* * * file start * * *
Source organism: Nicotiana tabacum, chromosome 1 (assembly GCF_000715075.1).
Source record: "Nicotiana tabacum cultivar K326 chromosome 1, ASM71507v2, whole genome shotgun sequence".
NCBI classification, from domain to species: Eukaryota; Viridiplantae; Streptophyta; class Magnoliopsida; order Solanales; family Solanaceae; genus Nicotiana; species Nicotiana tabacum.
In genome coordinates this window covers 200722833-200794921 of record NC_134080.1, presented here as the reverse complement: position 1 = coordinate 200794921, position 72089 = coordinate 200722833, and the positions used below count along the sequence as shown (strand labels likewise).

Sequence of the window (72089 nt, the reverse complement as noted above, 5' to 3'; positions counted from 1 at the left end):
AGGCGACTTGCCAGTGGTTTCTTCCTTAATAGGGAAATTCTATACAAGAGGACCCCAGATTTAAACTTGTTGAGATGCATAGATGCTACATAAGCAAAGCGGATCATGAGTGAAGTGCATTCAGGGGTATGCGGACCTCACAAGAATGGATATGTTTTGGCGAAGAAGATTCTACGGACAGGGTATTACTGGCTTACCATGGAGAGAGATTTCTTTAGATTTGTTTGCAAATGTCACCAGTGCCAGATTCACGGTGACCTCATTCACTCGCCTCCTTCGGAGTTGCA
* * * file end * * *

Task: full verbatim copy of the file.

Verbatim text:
Source organism: Nicotiana tabacum, chromosome 1 (assembly GCF_000715075.1).
Source record: "Nicotiana tabacum cultivar K326 chromosome 1, ASM71507v2, whole genome shotgun sequence".
NCBI classification, from domain to species: Eukaryota; Viridiplantae; Streptophyta; class Magnoliopsida; order Solanales; family Solanaceae; genus Nicotiana; species Nicotiana tabacum.
In genome coordinates this window covers 200722833-200794921 of record NC_134080.1, presented here as the reverse complement: position 1 = coordinate 200794921, position 72089 = coordinate 200722833, and the positions used below count along the sequence as shown (strand labels likewise).

Sequence of the window (72089 nt, the reverse complement as noted above, 5' to 3'; positions counted from 1 at the left end):
AGGCGACTTGCCAGTGGTTTCTTCCTTAATAGGGAAATTCTATACAAGAGGACCCCAGATTTAAACTTGTTGAGATGCATAGATGCTACATAAGCAAAGCGGATCATGAGTGAAGTGCATTCAGGGGTATGCGGACCTCACAAGAATGGATATGTTTTGGCGAAGAAGATTCTACGGACAGGGTATTACTGGCTTACCATGGAGAGAGATTTCTTTAGATTTGTTTGCAAATGTCACCAGTGCCAGATTCACGGTGACCTCATTCACTCGCCTCCTTCGGAGTTGCA